There is a strong mindset across the country that municipal schools do not provide high quality education to their students.
This academic session, Raipur Municipal Corporation (RMC)-run Government Naveen Primary School and Shashibala Municipal Corporation Higher Secondary School will challenge that thought as they see a complete change, thanks to a new campaign in the form of ‘Teach for Raipur’.
The Naveen Primary School, established by the British administration in 1939 in the densely-populated locality of Gudhiyari in Chhattisgarh’s capital Raipur, along with other municipal schools in the city, will aim to become the model for government schools across the state with a major education transformation.
The Naveen Primary School has around 240 students enrolled, and the number of children attending the middle and higher secondary schools in the same campus is even higher.
The ‘Teach for Raipur’ campaign, launched under Raipur Smart City Limited (RSCL), will ensure the participation of educated citizens as volunteer teachers to resolve the problem of shortage of teachers. As part of the campaign, the Raipur civic body will ensure remedial as well as gap-filling classes in 13 schools operational under it.
“Brilliance, innovation and excellence are not the exclusive domain of children studying in private English medium schools. Students of Hindi medium municipal-run schools are equally capable of giving remarkable results if proper teaching and guidance is provided,” said a group of commerce students about the campaign.
Teachers at the schools say the students are excited about the campaign and are looking forward to the new academic session which will be part of the ‘Teach for Raipur’ campaign.
With the campaign, municipal schools, which have the distinction of producing many IAS and IPS officers, engineers, doctors and businessmen, may regain their lost glory such that people will not hesitate to enrol their children in these schools, said Rakesh Kannauje, Headmaster of Government Naveen School.
The campaign is expected to enhance the average literacy rate of Raipur, which was 75.56 percent according to the 2011 national census, Kannauje added.
Realising that government schools could play a significant role in enhancing the literacy rate, Raipur Municipal Commissioner Rajat Bansal has chalked out the ‘Teach for Raipur’ campaign to tide over the issue of teachers’ shortage, and guarantee every child’s right to good quality education by bring in active participation from highly educated members of the society.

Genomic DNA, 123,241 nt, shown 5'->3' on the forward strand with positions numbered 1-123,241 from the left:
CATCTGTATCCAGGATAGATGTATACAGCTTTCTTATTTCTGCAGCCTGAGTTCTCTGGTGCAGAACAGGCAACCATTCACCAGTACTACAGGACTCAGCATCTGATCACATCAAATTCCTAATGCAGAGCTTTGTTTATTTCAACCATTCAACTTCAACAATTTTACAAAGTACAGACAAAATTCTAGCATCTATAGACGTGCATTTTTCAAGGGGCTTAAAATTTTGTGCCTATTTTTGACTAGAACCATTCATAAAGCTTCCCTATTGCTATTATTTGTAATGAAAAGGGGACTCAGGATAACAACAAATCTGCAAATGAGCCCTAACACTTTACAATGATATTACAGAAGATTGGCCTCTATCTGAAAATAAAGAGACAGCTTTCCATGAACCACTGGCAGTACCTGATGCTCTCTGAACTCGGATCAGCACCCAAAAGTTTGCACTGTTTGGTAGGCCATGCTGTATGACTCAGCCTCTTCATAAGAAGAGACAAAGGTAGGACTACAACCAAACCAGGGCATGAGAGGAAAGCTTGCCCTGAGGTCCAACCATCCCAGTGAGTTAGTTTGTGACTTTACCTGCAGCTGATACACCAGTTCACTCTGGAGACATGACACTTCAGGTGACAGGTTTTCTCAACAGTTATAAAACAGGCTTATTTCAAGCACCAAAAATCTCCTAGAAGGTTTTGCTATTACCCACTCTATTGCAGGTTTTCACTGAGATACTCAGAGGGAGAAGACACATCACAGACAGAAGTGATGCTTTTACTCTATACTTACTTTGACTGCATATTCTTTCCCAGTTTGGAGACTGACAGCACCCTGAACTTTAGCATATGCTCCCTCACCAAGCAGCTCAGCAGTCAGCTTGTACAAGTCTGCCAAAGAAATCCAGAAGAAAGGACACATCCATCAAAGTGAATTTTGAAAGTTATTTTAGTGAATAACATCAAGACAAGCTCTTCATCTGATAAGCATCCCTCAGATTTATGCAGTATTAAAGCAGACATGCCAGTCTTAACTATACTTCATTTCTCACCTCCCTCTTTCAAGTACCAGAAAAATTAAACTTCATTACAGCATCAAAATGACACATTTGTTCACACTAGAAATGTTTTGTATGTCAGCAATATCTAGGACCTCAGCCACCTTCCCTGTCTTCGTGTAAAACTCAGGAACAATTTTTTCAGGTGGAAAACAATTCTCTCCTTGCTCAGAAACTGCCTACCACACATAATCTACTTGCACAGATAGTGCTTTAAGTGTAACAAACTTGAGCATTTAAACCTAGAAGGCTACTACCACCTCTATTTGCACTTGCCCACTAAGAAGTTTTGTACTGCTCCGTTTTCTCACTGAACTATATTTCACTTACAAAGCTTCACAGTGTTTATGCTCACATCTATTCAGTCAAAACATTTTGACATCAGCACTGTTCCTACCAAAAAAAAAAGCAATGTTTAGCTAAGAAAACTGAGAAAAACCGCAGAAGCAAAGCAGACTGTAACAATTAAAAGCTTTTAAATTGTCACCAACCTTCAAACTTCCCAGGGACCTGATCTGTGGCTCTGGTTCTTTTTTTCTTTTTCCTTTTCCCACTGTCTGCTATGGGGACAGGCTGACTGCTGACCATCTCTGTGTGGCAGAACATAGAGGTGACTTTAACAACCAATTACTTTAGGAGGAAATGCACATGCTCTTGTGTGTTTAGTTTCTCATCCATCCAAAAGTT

Classes under the initiative will most likely start from July, and proper gap-filling classes will be started from next year, said Commissioner Bansal, adding that the move will bring significant change in the education system. “While undertaking inspection of RMC’s schools and interacting with teachers, shortage of teaching staff came to fore, which had an impact on the quality of education. Immediately, after countering the issue, gap analysis was carried out, and this provided a figure of around 51 teachers (lacking in these schools),” said Commissioner Bansal.
He elaborated that the process of hiring teachers was lengthy as several government bodies were involved, and a solution needed to be found at the earliest and this led to the decision to involve volunteers.
An extensive search and brainstorming exercise led to the idea, which is inspired by the ‘Teach for India’ initiative, the commissioner added. Taking cue from ‘Teach for India’, RMC conceptualised the ‘Teach for Raipur’ programme, and the Azim Premji Foundation is working with us for the initiative, said Bansal.
As of now, over 200 people have volunteered to teach in schools, he added.
He explained that when a volunteer approached the civic body, their enthusiasm was high, but regularity was an issue. “It may be possible that people may quit after participating in one or two classes, so it would take some time to target and identify those volunteers who will continue with us for long in the interest of students,” he said.
The municipal corporation is listing volunteers, who will then undergo a training carried out by the Azim Premji Foundation and experts. Initially, the government is not planning to start gap-filling classes, and remedial classes of one hour each after the regular school timing of 8 am to 2 pm will be held, which will be highly interactive, the commissioner said.